The UK government will work closely with devolved administrations on development studies. Sir Hendy has spoken with over 100 organisations and received nearly 150 submissions to his call for evidence. As a result, he has been able to identify some of the most pressing issues involved in connecting all parts of the UK.

Sir Peter Hendy, CBE, said: “Devolution has been good for transport, but it has also led to a lack of attention to connectivity between the four nations, due to competing priorities and complex funding. A UK Strategic Transport Network could resolve this, with its core objective centred around levelling up across the whole of the UK.”

The UK government will receive the final union connectivity review recommendations ahead of the Spending Review, where it will consider and confirm funding plans for delivering improved connectivity across the UK.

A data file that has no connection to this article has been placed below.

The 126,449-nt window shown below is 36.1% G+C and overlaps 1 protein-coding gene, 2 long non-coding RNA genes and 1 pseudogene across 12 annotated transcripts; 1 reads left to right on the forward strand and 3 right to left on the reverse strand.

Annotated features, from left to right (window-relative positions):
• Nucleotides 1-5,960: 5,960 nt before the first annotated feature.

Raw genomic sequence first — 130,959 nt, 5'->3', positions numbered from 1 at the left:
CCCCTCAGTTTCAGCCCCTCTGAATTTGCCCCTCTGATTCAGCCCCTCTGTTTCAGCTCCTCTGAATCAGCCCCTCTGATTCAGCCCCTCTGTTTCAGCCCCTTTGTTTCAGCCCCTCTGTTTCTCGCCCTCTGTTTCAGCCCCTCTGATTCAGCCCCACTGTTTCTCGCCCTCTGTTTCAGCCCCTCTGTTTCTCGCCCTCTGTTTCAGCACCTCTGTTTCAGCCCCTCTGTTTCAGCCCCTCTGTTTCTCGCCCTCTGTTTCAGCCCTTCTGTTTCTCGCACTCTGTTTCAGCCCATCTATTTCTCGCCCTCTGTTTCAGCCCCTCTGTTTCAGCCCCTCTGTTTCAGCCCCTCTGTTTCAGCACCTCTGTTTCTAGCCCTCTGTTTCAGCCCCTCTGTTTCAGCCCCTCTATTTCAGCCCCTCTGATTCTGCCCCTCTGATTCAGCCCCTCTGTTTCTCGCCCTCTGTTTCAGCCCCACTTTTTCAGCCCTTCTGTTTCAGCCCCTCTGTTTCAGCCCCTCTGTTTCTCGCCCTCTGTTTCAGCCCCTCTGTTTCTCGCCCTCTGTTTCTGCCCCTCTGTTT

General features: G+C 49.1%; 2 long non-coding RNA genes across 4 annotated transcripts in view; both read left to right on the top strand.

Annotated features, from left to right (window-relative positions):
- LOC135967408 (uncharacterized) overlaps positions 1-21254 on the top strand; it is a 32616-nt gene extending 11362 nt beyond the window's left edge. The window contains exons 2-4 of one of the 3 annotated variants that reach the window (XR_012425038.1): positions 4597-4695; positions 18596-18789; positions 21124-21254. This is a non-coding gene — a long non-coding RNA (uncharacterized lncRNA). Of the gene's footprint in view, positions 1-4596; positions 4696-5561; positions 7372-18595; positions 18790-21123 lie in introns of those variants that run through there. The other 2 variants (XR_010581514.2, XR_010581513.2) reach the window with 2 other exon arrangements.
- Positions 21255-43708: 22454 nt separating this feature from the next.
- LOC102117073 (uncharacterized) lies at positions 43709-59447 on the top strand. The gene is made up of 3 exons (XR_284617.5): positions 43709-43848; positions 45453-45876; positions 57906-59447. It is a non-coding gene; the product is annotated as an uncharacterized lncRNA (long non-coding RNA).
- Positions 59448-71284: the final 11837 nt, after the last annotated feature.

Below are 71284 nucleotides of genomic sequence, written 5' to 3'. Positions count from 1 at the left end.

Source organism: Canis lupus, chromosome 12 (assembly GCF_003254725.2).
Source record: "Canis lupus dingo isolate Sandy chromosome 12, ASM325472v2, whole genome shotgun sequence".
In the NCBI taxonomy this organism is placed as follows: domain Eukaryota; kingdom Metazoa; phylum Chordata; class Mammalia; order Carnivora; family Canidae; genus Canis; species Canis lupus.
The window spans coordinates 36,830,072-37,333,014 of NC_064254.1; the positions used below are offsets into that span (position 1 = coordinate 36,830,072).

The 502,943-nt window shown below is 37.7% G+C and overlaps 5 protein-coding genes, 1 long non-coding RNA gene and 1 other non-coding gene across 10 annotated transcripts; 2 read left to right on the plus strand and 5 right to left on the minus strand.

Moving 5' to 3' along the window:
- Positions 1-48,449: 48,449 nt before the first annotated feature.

The review into boosting the transport options connecting the UK sits squarely at the centre of the UK government’s levelling up agenda, with a focus on providing high-quality transport infrastructure to communities that have been passed over for investment in previous decades a key pillar of the plans.

While the review looks to the future, the UK government continues to support current union connectivity measures and recently provided a further £4.3 million to fund a two-year extension to the vital flight route between City of Derry Airport (LDY) and London Stansted Airport (STN) – beginning on 1 April 2021 – which will boost local economies on both sides.

Industry responses

Airport Operators Association